Arts: Trust me, this is a great book

...or not. It depends on who your friends are, argues Michael Glover

FOUR WISE men will shortly be gathering in an upper room close to Charing Cross Station to discuss a subject dear to the hearts of many reckless book purchasers at this time of year, with a view to hosting a Royal Arts Society debate next month. Their subject? The state of book reviewing, and whether we are wise to heed the words of those near-impecunious rogues whose names return again and again to our books pages.

Anthony Burgess, a great filler of books pages himself, had very strong opinions on the matter when I spoke to him shortly before his death. "They're such cheats!" he said. I asked him how he did it. He was frank with me. I read the book and then I write about it, immediately, he told me. No time for rumination, or note taking, or staring meaningfully into the middle distance - or any of that old rubbish. He just wrote it, as quickly as possible, before he forgot what was in the book. And before he had to get on to the next review - which, such were the demands made upon his time by literary editors, would probably be a bit later that same afternoon.

One of the people who will be in that upstairs room near Charing Cross will be Tony Curtis, a former books editor of the Financial Times. Curtis once made the whole thing sound terribly easy: "the world of a review is to mediate between the book and the reader." The truth of the matter is that the commissioning, editing, writing and policing of book reviews is one of the most treacherously difficult jobs around; a potential ethical minefield.

Consider this test case: if you were an untested books editor, who would you consider approaching to review a major political biography? An academic? Another political biographer? A novelist or poet who also happens to write reviews as a way of supplementing a meagre income? The academic, though knowledgeable, may write in the area himself and have scores to settle. He may also be incapable of writing journalism. The political biographer may be too narrow a specialist. He may also turn up his nose at the magnificent cheque. The novelist may be too much of a generalist.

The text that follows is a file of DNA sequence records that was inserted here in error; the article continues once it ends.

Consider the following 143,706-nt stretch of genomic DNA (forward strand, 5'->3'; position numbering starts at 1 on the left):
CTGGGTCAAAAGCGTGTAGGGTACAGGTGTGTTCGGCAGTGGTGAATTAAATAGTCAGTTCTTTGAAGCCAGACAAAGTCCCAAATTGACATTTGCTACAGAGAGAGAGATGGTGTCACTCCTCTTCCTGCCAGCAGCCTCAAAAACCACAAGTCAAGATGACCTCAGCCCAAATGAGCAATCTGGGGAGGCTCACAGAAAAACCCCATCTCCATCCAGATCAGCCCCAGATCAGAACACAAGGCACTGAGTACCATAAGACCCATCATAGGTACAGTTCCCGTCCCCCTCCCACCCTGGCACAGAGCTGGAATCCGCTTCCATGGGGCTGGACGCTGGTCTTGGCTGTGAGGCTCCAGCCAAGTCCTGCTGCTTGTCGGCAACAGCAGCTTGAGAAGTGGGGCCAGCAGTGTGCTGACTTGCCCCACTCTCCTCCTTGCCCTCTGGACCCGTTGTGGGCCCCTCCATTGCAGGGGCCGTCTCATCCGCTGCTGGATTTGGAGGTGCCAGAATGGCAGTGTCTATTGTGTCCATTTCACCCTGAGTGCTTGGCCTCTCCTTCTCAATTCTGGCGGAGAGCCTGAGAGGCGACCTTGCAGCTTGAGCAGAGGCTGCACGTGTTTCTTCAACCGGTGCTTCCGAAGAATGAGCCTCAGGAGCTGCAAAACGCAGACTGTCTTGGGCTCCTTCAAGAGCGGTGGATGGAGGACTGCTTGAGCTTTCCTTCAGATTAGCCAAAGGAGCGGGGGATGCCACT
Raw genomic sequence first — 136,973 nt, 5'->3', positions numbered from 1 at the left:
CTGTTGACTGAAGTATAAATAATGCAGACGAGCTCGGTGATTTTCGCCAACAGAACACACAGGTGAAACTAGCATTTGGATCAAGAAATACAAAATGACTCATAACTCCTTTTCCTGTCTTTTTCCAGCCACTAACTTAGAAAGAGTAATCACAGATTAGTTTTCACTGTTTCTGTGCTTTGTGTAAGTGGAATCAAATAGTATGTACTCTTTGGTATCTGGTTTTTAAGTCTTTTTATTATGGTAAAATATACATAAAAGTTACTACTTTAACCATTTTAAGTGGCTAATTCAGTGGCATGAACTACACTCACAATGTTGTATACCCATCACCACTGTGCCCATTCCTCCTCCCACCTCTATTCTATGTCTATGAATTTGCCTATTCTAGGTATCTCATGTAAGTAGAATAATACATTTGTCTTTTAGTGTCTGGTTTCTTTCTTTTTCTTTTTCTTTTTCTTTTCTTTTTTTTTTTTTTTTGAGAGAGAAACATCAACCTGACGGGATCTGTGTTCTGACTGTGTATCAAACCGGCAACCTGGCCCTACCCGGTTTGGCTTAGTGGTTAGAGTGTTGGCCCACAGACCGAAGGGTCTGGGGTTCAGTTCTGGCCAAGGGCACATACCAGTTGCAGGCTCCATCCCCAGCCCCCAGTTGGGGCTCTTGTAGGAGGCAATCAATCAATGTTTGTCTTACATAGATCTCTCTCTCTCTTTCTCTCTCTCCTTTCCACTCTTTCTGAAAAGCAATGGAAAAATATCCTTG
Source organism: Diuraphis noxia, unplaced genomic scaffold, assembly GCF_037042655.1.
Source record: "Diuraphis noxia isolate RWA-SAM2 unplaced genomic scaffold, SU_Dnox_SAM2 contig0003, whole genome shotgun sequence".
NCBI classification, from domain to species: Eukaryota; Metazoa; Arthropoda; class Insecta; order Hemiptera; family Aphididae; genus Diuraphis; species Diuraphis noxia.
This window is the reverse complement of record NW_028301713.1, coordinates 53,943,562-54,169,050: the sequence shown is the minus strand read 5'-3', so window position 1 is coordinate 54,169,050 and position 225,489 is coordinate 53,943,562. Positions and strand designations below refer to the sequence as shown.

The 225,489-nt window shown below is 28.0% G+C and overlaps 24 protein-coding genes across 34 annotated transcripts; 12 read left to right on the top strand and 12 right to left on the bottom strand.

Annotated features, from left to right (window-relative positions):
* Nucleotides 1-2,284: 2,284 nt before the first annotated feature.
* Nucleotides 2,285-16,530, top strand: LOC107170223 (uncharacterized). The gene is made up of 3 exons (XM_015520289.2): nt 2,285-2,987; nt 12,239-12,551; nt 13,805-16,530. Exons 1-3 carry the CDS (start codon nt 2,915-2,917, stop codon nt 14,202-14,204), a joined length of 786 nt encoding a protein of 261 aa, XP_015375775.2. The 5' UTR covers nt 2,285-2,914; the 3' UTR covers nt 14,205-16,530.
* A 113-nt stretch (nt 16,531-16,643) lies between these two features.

Virginia Woolf, who wrote regularly for The Manchester Guardian early this century, complained that the literary editor expected instant knowledge from her: "You will be surprised to learn," she once wrote to a friend, "that I am an authority on Spain - but there it is." The paper had just sent her some books on the subject.

Woolf felt uneasy about writing on a topic about which she had limited knowledge; but the Bloomsbury group in general had no compunction about the more blatant cheating involved in praising each other's books to the skies in print.

Some of the worst kind of cheating is in poetry reviewing, in which most people are somebody's friend, and the book under review may have been written by next year's TS Eliot Prize judge. Most poetry reviewing is craven, muted, and full of covertly sycophantic weaselry - the sort of thing Will Self alluded to in his Booker Prize outburst about the "nepotism of niceness". Because reputation is all, and money nothing, poets are too often unwilling to hit out without nervous glances over the shoulder.

Once upon a time, it was a tragic thing to be flayed in public. Now, amongst many poets, it's just a symptom of too much over-vigorous back- scratching. The truth is that an awful lot of crap is written and published in the name of poetry, and some of it, alas, may have been written by our best friends.

Burgess the reviewer, however, used language as a battering ram, not as a self-protective barricade.

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